“Valuation report writing is a lot more challenging than we think,” says former IRS official Howard Lewis (International Society of Business Analysts and RiskGuidance Co. LLC). Speaking at the recent NYSSCPA Business Valuation Conference in New York City, he observed that valuation report writing and report review is an overlooked subject that deserves more attention.

While there is a great deal of material about report writing in BV standards, textbooks, and so on, some of the most important—and practical—lessons come from the courts. Lewis points out a number of key court cases that speak to various aspects of report writing—cases that every valuation analyst should know before writing that next report.

  1. Estate of Gallagher v. Commissioner, T.C. Memo. 2011-148

This case is a great example of the need to “explain everything” when writing a business valuation report, says Lewis. He points out that the most common problem with reports is the failure to explain certain conclusions, especially discounts and multiples. “Don’t just state—explain,” he says.

At the conference, he asked attendees whether anyone knew or could explain what the Gallagher case says about report writing. No one raised a hand. “I was shocked that no one appeared to know this case,” Lewis said later. “It’s a great report-writing case.”

In a detailed, comprehensive opinion by Judge Halpern, the U.S. Tax Court in Gallagher addresses nearly every aspect of private company valuation, including the application of the guideline public company method and income approaches. It also has a particular focus on tax affecting, adjustments to financial statements and cash flow projections, calculation of the rate of return, application of subsequent events, and the determination of discounts for lack of control and lack of marketability.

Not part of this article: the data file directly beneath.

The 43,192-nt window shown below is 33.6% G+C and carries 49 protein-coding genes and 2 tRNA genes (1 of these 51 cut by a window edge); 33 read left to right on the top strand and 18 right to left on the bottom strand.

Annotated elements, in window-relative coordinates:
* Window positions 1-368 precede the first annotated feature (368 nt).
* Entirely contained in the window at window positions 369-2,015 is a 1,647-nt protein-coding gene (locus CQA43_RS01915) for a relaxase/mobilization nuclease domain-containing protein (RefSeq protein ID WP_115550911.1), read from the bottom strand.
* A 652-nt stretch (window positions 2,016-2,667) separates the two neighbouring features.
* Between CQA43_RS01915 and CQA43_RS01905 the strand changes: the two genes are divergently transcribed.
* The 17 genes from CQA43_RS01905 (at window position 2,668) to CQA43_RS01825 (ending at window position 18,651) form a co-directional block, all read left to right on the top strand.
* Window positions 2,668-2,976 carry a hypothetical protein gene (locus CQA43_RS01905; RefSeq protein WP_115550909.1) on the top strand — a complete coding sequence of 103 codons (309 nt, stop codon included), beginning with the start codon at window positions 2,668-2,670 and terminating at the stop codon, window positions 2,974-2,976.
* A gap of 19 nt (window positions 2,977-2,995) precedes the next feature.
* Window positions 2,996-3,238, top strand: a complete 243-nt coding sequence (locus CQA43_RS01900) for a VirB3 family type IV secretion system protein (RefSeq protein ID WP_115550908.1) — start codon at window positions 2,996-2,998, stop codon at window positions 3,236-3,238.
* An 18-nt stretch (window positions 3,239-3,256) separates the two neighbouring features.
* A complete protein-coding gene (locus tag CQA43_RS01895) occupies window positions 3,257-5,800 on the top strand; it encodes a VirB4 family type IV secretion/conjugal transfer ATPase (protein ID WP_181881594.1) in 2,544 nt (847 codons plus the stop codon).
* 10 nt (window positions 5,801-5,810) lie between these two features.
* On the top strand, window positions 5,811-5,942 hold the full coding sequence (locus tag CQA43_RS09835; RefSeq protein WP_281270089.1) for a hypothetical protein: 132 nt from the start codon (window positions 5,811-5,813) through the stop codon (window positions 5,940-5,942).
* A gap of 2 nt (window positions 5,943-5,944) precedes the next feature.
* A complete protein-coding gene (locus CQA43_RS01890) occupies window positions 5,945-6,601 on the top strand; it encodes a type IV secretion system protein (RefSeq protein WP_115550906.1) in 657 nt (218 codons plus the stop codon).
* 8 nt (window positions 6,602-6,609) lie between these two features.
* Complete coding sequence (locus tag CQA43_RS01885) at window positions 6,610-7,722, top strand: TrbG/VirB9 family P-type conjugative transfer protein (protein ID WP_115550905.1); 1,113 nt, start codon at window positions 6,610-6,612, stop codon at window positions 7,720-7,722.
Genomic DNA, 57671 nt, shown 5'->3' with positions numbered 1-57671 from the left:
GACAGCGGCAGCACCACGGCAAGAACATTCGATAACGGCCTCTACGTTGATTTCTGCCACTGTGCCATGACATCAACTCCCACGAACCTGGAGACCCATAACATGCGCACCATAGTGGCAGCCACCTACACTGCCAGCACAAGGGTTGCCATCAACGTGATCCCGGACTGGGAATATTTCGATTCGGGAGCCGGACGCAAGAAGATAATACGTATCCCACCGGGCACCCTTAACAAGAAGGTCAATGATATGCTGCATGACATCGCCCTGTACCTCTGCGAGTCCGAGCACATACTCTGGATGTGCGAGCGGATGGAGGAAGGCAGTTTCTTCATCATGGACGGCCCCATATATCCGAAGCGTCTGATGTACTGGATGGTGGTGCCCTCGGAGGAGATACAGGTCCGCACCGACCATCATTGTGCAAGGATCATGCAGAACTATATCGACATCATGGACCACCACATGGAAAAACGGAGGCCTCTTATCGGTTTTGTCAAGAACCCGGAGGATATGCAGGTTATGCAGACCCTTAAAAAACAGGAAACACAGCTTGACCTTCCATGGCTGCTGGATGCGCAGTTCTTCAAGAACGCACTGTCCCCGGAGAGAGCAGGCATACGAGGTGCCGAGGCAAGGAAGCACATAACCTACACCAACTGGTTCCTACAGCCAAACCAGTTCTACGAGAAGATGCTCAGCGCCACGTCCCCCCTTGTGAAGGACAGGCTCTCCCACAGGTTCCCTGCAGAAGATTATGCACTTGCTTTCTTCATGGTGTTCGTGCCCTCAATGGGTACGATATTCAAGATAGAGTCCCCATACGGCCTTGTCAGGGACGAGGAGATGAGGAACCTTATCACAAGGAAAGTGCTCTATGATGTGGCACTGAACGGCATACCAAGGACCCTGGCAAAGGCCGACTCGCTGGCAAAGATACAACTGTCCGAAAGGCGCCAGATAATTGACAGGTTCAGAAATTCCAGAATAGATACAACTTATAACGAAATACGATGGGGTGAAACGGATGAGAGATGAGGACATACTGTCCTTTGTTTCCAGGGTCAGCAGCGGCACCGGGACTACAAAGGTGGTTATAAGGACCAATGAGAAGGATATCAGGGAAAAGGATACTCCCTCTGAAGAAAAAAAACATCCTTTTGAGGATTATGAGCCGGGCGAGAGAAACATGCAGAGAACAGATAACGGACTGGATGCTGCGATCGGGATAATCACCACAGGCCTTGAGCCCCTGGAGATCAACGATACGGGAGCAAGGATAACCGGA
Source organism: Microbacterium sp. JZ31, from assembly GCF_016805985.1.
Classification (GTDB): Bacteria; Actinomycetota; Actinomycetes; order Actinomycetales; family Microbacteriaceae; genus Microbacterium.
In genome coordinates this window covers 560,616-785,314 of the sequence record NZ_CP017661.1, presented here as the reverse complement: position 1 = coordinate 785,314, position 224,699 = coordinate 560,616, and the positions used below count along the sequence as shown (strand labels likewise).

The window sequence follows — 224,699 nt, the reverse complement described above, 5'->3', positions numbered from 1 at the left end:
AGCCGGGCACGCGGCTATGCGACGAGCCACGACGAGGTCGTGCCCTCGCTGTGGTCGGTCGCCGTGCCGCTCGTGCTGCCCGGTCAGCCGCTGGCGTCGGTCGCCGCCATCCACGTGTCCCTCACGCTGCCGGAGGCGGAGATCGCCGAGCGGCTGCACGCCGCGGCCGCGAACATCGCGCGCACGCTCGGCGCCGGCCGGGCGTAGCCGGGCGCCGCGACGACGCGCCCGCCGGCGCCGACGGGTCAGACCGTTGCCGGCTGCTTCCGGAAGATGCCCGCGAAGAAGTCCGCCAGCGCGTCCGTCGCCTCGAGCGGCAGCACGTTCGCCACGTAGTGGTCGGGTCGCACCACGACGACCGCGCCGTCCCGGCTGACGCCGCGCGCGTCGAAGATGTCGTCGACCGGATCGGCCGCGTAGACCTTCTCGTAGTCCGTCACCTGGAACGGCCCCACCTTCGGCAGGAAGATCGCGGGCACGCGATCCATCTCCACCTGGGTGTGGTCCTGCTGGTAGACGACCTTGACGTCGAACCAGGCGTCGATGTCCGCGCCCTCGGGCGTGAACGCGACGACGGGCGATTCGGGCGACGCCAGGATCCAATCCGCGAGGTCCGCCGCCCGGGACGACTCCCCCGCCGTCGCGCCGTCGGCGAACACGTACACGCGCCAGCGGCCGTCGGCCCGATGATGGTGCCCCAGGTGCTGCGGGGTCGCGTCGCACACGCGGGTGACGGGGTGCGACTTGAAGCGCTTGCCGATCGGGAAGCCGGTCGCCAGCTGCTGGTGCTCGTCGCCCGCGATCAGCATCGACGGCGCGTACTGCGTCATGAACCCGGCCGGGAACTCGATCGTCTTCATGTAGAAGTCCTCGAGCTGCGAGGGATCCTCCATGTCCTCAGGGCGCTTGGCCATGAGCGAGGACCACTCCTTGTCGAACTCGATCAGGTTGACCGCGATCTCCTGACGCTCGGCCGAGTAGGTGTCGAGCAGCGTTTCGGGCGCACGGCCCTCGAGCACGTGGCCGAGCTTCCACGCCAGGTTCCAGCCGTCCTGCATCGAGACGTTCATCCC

“Judge Halpern had many problems with both experts not being able to explain things,” says Lewis. “The judge destroyed both sides. Read it. It will help you understand your report writing—and your testimony.”

  1. Estate of Winkler v. Commissioner, T.C. Memo 1989-231

An important concept about report writing is that another expert—after reviewing your report—should be able to replicate your work. It doesn’t matter whether your conclusion of value is picture-perfect. It’s like a carpenter trying to replicate a house without a blueprint. If there are not enough details about how you came to your conclusion, the court may not accept it—as the Winkler case illustrates:

Respondent’s expert appears to be extremely well qualified but he favored us with too little of his thought processes in his report.… His report briefly referred to the projected earnings approach, but the discussion was too abbreviated to be helpful. His testimony on the computer models he used … suggested that a lot of work had been done but simply not spelled out in his report. That may also be the case in his price-to-earnings computations, but the Court cannot simply accept his conclusions without some guide as to how he reached them.

  1. Estate of Berg v. Commissioner, T.C. Memo 1991-279